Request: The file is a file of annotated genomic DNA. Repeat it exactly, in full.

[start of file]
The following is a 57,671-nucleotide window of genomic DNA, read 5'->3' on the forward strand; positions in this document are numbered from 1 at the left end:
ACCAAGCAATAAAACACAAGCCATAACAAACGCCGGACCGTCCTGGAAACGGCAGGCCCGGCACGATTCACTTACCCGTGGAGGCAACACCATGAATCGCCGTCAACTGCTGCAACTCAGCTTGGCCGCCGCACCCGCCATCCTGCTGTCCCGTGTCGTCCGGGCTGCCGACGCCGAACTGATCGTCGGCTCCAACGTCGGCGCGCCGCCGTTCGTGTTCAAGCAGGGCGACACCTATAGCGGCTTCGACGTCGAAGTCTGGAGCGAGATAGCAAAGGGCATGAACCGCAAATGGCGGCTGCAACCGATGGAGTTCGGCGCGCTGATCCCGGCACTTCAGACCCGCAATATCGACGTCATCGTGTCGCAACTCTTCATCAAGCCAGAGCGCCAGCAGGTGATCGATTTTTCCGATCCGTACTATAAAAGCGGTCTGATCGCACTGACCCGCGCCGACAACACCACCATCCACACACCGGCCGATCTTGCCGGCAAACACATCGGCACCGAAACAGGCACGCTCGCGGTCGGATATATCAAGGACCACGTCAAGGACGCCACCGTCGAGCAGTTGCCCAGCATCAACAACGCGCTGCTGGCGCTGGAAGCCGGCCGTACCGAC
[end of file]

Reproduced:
The following is a 57,671-nucleotide window of genomic DNA, read 5'->3' on the forward strand; positions in this document are numbered from 1 at the left end:
ACCAAGCAATAAAACACAAGCCATAACAAACGCCGGACCGTCCTGGAAACGGCAGGCCCGGCACGATTCACTTACCCGTGGAGGCAACACCATGAATCGCCGTCAACTGCTGCAACTCAGCTTGGCCGCCGCACCCGCCATCCTGCTGTCCCGTGTCGTCCGGGCTGCCGACGCCGAACTGATCGTCGGCTCCAACGTCGGCGCGCCGCCGTTCGTGTTCAAGCAGGGCGACACCTATAGCGGCTTCGACGTCGAAGTCTGGAGCGAGATAGCAAAGGGCATGAACCGCAAATGGCGGCTGCAACCGATGGAGTTCGGCGCGCTGATCCCGGCACTTCAGACCCGCAATATCGACGTCATCGTGTCGCAACTCTTCATCAAGCCAGAGCGCCAGCAGGTGATCGATTTTTCCGATCCGTACTATAAAAGCGGTCTGATCGCACTGACCCGCGCCGACAACACCACCATCCACACACCGGCCGATCTTGCCGGCAAACACATCGGCACCGAAACAGGCACGCTCGCGGTCGGATATATCAAGGACCACGTCAAGGACGCCACCGTCGAGCAGTTGCCCAGCATCAACAACGCGCTGCTGGCGCTGGAAGCCGGCCGTACCGAC